Review: Dash – And Then There Were None
Before the music even comes on, the artwork is exquisite. It somehow manages to blend hints of celtic carvings and the starry sky, all with an organic handmade feel. It sets the scene for a piece of work that has obviously had a great deal of care and love in its making.
The EP opens simply enough with just Sarah-Rose’s gentle voice accompanied with a banjo. As backing vocals and additional percussion weave in to the texture of the song, however, the song builds and becomes richer and more colourful.
After the first track’s dramatic build, Dig brings the vibe back down to earth with a solid unadorned drum beat, hesitant electric guitar and Sarah-Rose in storytelling mode. The song flows more gently – like river or a road trip. The climax of the song kicks it into high gear for a bit, but the song still retains its steady pace.
With its offbeat kick drum and muted bass, Beware starts with a dark tension that – unfortunately – lets up after only about 30 seconds. Even though the rhythm section continues in the same style throughout the song, the guitar and some of the vocal melodies dilute the tension. It’s still a great song, just held back by what it could have been.
Tapdance closes the album with a laid-back bluesy song… until the overdriven guitar comes crashing in halfway through. The interplay of the guitar and drums is just wonderful.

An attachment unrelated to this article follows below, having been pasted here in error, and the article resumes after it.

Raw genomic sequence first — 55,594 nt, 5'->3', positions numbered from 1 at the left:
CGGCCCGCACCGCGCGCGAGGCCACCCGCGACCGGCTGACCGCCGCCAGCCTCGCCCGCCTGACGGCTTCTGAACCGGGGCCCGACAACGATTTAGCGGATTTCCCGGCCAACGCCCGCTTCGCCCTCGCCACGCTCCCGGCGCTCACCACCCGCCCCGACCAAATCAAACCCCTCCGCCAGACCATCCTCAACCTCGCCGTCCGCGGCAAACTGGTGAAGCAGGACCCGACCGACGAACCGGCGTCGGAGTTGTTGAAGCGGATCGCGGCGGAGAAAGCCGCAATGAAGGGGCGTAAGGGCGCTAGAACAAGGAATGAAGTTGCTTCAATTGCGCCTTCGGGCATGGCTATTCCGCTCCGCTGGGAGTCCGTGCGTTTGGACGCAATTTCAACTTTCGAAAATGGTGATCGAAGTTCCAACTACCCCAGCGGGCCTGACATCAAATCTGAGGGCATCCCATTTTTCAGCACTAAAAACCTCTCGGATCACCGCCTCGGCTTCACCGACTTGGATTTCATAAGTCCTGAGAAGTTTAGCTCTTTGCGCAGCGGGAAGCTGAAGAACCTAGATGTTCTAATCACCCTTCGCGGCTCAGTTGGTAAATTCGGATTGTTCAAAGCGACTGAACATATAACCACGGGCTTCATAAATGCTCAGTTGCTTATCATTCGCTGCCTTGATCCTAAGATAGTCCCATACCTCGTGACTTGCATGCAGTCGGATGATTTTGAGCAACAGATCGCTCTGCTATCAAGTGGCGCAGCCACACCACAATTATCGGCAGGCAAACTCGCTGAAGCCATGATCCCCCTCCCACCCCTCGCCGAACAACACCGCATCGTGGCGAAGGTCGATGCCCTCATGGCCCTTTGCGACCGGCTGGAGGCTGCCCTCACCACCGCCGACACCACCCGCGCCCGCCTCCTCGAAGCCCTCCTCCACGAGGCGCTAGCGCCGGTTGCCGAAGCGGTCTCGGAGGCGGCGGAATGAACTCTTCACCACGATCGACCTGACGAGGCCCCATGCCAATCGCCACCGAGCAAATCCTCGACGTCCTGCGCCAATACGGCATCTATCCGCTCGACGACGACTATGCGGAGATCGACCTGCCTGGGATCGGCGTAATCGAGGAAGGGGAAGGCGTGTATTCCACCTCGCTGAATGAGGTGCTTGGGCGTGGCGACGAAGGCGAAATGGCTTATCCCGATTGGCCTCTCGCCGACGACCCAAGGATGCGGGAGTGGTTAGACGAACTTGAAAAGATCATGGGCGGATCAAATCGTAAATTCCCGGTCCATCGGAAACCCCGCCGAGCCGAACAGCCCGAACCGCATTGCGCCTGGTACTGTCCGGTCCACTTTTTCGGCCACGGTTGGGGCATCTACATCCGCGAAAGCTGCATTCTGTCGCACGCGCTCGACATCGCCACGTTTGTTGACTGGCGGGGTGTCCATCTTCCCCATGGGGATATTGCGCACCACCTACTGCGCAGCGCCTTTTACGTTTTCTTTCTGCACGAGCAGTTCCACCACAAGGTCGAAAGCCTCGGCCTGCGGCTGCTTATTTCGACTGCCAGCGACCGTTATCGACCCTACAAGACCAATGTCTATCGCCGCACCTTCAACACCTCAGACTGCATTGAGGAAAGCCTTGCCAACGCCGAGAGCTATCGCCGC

Overall, the EP is a great great selection of songs that stand together – diverse enough to show a broad creative range, yet with enough common threads to make sense as a single body of work. And Then There Were None is a joy to listen to. It’s clear, consistent and creative. With this release, Dash show that they’re ready to take their music to the next level. Hopefully a full album is in the pipeline. Additional kudos to producer Col Leadbetter for helping the band put together such an accomplished piece of work.
Take a closer listen at http://musicofdash.com
The views expressed in this article are the views of the author and not necessarily the views of Melting Pot.
Author DetailsKim Lajoie
Kim writes about the human side of music production (attitudes, psychology, workflow, etc) on his blog (blog.kimlajoie.com) and other websites. He also teaches music composition at Monash University and runs the record label Obsessive Music.